HL: So you choose your subjects intuitively, rather than logically?
LB: I am traveling to whatever at that time is catching my interest or feeling exciting. And sometimes it’s things that aren’t my own aesthetic or taste, but just things that are clearly going to be interesting or weird. For instance, I’m not from the tough guy, cool dude, extreme sports background like those guys in Jackass, but I realized that Johnny Knoxville is a very charismatic, complicated, funny person, and that it was going to be interesting to shoot whatever mayhem was happening around him. And then that turned into the footage for all the “Jackass” stuff. Even though I wasn’t someone chugging Mountain Dew or whatever, I realized that the way that I would film it and make it personal or relatable or human could help it to work as footage.
HL: It seems like you were destined to be an artist, but that you could have ended up working in a totally different medium. Why did you choose a camera?
LB: I clutched onto a Super 8 camera when I was having a hard time in my youth. The easiest thing at that time to shoplift from drugstores was Super 8 film. That [Super 8 film], and a cassette tape recorder to talk about whatever you’re going through—those were the easiest outlets to prove that you existed and to make dispatches with.That work was the thing that Michael from R.E.M. saw when I was still a teenager. He recognized something in me and started bringing me down to Athens to shoot stuff and make visuals to go along with R.E.M. projects. And then other bands that respected them, or would pass through Athens, would see that and start having me go on the road to shoot footage and tag along. I never went to film school or worked on sets or was a P.A. or anything. If it hadn’t been film, I would still be making things or working with creative people.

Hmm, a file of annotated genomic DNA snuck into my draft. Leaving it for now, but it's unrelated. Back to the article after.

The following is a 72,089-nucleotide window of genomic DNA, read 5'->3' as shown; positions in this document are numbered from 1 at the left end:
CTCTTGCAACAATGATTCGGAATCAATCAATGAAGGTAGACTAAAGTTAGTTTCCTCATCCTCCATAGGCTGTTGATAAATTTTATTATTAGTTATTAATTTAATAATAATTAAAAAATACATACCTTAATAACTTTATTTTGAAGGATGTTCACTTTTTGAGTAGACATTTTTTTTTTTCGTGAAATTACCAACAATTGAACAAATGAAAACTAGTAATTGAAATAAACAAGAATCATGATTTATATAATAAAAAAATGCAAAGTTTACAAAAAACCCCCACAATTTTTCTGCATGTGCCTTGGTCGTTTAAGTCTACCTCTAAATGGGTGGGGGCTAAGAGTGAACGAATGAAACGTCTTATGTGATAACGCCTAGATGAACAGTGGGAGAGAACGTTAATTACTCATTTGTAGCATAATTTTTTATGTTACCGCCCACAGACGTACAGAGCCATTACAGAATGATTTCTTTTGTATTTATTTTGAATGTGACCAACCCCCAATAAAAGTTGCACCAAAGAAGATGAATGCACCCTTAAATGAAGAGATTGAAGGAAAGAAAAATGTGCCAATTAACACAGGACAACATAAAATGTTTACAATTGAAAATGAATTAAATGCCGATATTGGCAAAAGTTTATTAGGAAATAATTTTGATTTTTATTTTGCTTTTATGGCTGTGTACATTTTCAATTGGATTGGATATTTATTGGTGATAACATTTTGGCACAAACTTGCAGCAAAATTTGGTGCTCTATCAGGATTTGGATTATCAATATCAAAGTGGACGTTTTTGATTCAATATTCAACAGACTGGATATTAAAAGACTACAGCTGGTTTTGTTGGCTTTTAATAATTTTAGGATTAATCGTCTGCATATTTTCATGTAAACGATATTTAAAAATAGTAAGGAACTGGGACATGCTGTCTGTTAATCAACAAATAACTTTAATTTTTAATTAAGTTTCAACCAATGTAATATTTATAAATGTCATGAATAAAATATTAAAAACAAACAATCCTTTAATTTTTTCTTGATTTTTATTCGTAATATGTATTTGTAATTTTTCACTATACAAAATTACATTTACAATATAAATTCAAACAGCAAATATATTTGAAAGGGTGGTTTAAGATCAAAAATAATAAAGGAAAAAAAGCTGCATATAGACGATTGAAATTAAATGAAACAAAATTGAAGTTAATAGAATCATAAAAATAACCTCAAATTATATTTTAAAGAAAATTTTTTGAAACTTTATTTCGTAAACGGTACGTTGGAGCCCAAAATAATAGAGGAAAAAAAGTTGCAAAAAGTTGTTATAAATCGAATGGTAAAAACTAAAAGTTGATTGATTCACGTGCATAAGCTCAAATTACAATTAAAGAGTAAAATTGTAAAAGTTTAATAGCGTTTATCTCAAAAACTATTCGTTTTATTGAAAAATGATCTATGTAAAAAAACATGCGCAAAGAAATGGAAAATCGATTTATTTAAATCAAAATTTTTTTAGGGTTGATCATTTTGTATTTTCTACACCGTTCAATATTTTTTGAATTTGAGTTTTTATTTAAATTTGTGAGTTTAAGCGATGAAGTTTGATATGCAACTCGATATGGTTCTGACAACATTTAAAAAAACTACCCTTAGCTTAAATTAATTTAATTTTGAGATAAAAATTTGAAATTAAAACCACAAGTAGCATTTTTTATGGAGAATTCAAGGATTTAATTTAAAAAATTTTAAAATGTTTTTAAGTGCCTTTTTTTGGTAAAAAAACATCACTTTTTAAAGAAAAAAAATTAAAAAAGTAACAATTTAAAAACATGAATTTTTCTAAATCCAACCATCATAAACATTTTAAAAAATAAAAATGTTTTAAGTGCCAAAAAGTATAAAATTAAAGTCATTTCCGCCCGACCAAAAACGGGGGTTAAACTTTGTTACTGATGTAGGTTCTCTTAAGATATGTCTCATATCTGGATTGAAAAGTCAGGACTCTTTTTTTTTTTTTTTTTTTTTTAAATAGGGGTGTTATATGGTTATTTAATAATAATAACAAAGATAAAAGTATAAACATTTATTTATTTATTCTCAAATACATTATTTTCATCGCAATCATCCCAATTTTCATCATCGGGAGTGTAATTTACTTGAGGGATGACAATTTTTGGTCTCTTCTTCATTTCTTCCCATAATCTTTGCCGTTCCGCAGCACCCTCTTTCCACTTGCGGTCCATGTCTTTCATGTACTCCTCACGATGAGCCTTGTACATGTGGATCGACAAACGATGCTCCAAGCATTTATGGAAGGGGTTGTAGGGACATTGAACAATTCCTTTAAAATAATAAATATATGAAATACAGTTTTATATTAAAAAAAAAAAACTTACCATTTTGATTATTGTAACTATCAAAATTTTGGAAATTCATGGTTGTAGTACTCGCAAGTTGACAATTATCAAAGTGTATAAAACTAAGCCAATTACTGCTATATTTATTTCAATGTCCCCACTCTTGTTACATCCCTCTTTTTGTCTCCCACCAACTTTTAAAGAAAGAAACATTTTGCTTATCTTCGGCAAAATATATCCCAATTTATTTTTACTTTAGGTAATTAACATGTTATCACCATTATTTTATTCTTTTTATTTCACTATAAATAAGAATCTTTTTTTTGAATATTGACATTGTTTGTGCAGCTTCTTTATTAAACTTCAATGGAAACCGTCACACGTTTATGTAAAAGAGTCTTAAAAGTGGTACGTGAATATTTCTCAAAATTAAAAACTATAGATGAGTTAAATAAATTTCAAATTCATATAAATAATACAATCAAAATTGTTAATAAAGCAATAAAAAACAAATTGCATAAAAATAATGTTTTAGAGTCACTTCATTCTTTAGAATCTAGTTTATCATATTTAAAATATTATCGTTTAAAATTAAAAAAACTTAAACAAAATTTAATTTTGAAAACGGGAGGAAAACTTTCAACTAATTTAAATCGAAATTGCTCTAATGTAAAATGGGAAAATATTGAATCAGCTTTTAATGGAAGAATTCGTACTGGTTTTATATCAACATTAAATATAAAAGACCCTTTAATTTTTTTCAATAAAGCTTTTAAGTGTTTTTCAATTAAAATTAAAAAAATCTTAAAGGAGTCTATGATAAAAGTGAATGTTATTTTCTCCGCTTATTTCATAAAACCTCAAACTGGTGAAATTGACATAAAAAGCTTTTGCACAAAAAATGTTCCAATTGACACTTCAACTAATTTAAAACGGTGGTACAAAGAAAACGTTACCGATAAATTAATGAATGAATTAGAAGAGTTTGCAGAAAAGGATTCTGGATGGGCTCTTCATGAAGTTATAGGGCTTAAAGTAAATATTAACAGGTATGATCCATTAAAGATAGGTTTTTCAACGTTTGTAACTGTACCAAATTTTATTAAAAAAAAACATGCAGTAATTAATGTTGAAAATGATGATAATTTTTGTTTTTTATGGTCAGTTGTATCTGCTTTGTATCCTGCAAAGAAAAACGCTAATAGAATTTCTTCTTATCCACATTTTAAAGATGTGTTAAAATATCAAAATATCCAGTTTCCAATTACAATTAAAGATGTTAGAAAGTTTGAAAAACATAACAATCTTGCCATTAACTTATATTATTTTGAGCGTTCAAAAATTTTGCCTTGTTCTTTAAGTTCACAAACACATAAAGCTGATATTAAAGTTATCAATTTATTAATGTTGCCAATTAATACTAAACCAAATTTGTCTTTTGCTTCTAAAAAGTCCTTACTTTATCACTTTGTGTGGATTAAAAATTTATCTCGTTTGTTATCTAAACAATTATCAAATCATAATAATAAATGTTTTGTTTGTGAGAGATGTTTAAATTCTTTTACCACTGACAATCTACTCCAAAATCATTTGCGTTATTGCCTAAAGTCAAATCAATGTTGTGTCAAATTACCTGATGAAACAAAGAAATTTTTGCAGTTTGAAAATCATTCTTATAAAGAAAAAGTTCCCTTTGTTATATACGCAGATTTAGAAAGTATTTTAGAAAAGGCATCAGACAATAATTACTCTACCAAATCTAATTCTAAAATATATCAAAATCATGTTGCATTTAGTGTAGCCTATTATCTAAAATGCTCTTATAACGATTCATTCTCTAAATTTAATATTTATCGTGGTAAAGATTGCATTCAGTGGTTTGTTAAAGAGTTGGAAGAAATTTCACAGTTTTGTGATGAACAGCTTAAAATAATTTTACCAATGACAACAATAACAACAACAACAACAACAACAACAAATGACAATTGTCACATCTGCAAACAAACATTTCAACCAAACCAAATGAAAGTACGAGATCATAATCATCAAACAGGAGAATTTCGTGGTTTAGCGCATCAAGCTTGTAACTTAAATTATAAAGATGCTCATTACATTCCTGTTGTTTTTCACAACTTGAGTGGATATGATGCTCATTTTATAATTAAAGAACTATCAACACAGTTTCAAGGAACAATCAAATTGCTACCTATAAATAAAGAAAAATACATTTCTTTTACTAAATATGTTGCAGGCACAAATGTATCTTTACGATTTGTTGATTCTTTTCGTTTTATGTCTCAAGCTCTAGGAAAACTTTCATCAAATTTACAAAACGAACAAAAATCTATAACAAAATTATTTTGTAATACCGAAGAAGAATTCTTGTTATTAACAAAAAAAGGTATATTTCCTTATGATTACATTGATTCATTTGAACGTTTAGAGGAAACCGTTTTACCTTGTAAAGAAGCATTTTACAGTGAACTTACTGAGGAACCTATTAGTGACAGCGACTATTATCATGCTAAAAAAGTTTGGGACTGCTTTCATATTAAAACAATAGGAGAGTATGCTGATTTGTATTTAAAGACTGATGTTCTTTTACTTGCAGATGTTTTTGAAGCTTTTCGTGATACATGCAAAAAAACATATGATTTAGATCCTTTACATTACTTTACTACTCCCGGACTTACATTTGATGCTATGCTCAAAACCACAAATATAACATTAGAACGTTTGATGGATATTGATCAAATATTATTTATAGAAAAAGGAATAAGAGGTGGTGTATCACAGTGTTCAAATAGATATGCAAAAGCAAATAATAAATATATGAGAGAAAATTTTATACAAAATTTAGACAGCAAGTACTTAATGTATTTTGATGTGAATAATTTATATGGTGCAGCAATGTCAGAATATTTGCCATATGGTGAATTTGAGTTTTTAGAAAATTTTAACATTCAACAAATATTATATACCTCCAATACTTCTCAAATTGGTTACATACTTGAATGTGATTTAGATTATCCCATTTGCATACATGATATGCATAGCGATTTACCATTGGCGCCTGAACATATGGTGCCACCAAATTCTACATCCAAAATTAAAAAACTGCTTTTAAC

HL: The list of bands you’ve worked with is like a pedigree of indie credibility. Do you think you have a special radar for artists?
LB: I feel like the musicians that I respond to the most are ones that over the course of time people tend to solidify their opinion around as well. There are very few things in the archive of what I’ve done that I would not still listen to. Regardless, I still feel like when I get excited about music now, people around me don’t pay attention. I still have a hard time explaining why I like certain things. And then, later, people are like “Oh, that Jay Reatard record was good.”
HL: Over the span of your career, you shifted your interest a bit from music to comedy. Does comedy have some of the excitement right now that belonged to the music scene in the late ‘80s and early ‘90s?
LB: In the mid- to late-‘90s when the music scene was in a bit of a lull—outside of Sleater Kinney, which I was really excited about—I was going to a lot of weird small comedy events in LA that David Cross and Patton Oswalt and Janeane Garofalo were making appearances at. I was hanging out and shooting footage. And back then it was hard for me to explain to anybody that this guy Zach Galifianakis was really interesting, like, “Don’t let the beard throw you off, the last name is difficult…” And then everyone was like, “Oh yeah, that’s that guy you were trying to get me to watch the tape of!”